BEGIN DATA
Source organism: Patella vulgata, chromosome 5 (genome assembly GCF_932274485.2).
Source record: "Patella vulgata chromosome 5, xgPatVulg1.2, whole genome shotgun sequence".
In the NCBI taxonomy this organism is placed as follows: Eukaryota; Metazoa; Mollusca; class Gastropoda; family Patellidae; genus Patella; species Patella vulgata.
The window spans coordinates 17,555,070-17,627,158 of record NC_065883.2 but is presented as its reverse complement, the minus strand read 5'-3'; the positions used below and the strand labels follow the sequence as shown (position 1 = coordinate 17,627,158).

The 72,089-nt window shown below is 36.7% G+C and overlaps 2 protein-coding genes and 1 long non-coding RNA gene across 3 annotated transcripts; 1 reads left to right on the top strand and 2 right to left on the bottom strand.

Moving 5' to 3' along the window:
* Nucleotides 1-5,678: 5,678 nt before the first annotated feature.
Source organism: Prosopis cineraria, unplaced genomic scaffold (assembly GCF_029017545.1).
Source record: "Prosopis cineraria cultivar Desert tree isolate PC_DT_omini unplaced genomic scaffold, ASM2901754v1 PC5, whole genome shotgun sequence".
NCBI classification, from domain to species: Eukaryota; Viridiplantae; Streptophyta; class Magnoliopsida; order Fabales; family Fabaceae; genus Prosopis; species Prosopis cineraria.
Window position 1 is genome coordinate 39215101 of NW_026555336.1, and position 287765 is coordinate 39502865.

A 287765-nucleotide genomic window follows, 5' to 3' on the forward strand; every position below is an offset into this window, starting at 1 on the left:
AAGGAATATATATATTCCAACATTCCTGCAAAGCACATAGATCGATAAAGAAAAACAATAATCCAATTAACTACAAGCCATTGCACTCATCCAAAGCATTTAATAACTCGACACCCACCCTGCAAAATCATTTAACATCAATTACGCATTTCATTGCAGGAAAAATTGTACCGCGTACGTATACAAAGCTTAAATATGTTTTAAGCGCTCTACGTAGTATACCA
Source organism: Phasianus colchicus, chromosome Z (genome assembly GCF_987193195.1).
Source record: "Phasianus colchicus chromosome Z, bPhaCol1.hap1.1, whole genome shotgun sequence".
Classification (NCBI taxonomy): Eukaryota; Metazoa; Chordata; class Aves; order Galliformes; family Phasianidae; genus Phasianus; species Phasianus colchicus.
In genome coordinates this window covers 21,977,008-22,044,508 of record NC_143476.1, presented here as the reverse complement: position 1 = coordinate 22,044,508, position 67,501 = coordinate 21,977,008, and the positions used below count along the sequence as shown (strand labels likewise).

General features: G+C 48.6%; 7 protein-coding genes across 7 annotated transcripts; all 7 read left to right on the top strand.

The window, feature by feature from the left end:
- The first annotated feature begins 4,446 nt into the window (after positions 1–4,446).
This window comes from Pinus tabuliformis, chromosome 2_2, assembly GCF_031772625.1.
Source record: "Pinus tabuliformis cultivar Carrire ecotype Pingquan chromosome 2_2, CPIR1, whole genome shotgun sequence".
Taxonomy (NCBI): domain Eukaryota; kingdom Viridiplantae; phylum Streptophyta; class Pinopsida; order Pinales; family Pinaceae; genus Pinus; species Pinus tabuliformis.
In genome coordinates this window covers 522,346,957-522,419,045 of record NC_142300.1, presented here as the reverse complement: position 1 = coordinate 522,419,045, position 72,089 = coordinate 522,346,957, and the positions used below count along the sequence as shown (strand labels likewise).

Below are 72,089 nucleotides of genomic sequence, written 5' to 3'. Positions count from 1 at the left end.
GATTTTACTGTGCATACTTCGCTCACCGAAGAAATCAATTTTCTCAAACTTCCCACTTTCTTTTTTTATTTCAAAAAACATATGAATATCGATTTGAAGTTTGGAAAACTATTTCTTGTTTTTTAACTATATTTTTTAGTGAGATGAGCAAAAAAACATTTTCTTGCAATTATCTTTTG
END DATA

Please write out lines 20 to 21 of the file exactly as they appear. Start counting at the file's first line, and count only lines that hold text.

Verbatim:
- The first annotated feature begins 4,446 nt into the window (after positions 1–4,446).
This window comes from Pinus tabuliformis, chromosome 2_2, assembly GCF_031772625.1.